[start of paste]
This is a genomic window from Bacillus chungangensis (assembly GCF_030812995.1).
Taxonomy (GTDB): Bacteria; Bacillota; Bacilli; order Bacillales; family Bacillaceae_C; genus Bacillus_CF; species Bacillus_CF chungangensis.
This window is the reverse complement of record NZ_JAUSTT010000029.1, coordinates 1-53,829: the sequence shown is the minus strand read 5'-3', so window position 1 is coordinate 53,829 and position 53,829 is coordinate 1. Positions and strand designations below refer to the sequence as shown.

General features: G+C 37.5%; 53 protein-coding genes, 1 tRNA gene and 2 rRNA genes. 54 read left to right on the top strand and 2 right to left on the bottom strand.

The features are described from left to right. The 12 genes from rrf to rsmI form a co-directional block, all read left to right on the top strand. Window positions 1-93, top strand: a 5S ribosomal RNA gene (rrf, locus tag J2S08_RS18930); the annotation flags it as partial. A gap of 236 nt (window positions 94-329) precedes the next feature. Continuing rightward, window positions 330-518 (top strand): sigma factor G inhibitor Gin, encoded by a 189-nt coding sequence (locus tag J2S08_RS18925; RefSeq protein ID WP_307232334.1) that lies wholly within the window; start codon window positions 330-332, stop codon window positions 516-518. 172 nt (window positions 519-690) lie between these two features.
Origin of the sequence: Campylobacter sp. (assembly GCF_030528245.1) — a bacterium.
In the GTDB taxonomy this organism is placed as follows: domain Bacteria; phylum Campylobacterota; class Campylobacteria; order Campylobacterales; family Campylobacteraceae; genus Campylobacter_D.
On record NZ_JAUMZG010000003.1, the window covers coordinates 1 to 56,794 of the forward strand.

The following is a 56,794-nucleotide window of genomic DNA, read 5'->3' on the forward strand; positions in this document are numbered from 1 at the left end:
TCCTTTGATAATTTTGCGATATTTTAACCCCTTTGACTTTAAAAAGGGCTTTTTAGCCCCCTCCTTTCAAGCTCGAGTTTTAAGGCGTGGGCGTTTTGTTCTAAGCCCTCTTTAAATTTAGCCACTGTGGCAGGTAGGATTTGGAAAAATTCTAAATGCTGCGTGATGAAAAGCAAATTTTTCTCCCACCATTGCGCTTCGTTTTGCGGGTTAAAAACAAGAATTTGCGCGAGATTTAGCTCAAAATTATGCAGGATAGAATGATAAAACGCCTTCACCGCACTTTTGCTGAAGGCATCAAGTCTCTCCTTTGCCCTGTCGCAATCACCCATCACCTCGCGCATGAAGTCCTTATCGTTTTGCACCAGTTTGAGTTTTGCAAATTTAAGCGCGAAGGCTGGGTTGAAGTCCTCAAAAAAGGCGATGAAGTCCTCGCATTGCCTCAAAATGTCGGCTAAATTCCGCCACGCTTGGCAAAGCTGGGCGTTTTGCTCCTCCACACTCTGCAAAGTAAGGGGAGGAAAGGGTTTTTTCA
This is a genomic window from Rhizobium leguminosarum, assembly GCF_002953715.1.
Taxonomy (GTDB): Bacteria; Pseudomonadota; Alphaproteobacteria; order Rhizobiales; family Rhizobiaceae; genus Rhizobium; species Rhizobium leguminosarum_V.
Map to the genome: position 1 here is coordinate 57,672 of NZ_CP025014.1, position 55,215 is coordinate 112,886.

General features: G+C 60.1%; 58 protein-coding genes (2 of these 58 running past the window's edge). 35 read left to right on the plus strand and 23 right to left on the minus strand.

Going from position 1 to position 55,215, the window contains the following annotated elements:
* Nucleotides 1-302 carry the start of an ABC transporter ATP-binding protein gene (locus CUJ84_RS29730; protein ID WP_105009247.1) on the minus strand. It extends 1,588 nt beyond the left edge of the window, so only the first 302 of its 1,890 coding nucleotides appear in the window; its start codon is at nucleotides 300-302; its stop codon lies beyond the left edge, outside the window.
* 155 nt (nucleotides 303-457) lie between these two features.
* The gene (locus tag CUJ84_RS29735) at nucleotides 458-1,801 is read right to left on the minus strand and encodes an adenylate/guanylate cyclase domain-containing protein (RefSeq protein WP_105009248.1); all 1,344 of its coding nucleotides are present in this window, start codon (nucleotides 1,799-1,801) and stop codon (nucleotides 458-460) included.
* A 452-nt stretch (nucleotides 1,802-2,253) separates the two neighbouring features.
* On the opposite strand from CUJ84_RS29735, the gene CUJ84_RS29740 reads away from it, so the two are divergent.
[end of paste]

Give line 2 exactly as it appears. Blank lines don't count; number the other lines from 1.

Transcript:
Taxonomy (GTDB): Bacteria; Bacillota; Bacilli; order Bacillales; family Bacillaceae_C; genus Bacillus_CF; species Bacillus_CF chungangensis.